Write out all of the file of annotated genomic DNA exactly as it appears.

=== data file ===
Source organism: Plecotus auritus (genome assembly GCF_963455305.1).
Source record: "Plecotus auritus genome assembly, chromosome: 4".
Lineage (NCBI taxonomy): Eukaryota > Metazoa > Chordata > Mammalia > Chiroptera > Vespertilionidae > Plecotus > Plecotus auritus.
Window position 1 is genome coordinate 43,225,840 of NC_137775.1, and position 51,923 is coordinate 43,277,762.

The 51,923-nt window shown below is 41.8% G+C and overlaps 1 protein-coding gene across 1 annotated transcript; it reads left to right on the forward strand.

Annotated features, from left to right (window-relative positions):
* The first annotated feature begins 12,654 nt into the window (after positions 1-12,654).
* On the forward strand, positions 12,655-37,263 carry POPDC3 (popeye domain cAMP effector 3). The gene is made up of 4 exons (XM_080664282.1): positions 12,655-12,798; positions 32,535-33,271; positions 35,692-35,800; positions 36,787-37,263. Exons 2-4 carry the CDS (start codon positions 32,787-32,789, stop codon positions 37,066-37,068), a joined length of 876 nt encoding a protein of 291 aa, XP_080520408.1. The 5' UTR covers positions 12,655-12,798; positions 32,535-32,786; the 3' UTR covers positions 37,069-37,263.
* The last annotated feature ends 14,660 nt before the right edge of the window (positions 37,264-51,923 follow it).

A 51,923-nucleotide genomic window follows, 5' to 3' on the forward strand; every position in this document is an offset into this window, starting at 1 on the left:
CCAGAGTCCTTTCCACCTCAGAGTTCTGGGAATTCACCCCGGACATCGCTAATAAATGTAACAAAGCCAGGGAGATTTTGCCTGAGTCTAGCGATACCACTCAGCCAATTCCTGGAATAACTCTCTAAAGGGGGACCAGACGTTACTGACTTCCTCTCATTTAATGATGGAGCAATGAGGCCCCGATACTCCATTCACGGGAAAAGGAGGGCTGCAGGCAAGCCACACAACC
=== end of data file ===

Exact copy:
Source organism: Plecotus auritus (genome assembly GCF_963455305.1).
Source record: "Plecotus auritus genome assembly, chromosome: 4".
Lineage (NCBI taxonomy): Eukaryota > Metazoa > Chordata > Mammalia > Chiroptera > Vespertilionidae > Plecotus > Plecotus auritus.
Window position 1 is genome coordinate 43,225,840 of NC_137775.1, and position 51,923 is coordinate 43,277,762.

The 51,923-nt window shown below is 41.8% G+C and overlaps 1 protein-coding gene across 1 annotated transcript; it reads left to right on the forward strand.

Annotated features, from left to right (window-relative positions):
* The first annotated feature begins 12,654 nt into the window (after positions 1-12,654).
* On the forward strand, positions 12,655-37,263 carry POPDC3 (popeye domain cAMP effector 3). The gene is made up of 4 exons (XM_080664282.1): positions 12,655-12,798; positions 32,535-33,271; positions 35,692-35,800; positions 36,787-37,263. Exons 2-4 carry the CDS (start codon positions 32,787-32,789, stop codon positions 37,066-37,068), a joined length of 876 nt encoding a protein of 291 aa, XP_080520408.1. The 5' UTR covers positions 12,655-12,798; positions 32,535-32,786; the 3' UTR covers positions 37,069-37,263.
* The last annotated feature ends 14,660 nt before the right edge of the window (positions 37,264-51,923 follow it).

A 51,923-nucleotide genomic window follows, 5' to 3' on the forward strand; every position in this document is an offset into this window, starting at 1 on the left:
CCAGAGTCCTTTCCACCTCAGAGTTCTGGGAATTCACCCCGGACATCGCTAATAAATGTAACAAAGCCAGGGAGATTTTGCCTGAGTCTAGCGATACCACTCAGCCAATTCCTGGAATAACTCTCTAAAGGGGGACCAGACGTTACTGACTTCCTCTCATTTAATGATGGAGCAATGAGGCCCCGATACTCCATTCACGGGAAAAGGAGGGCTGCAGGCAAGCCACACAACC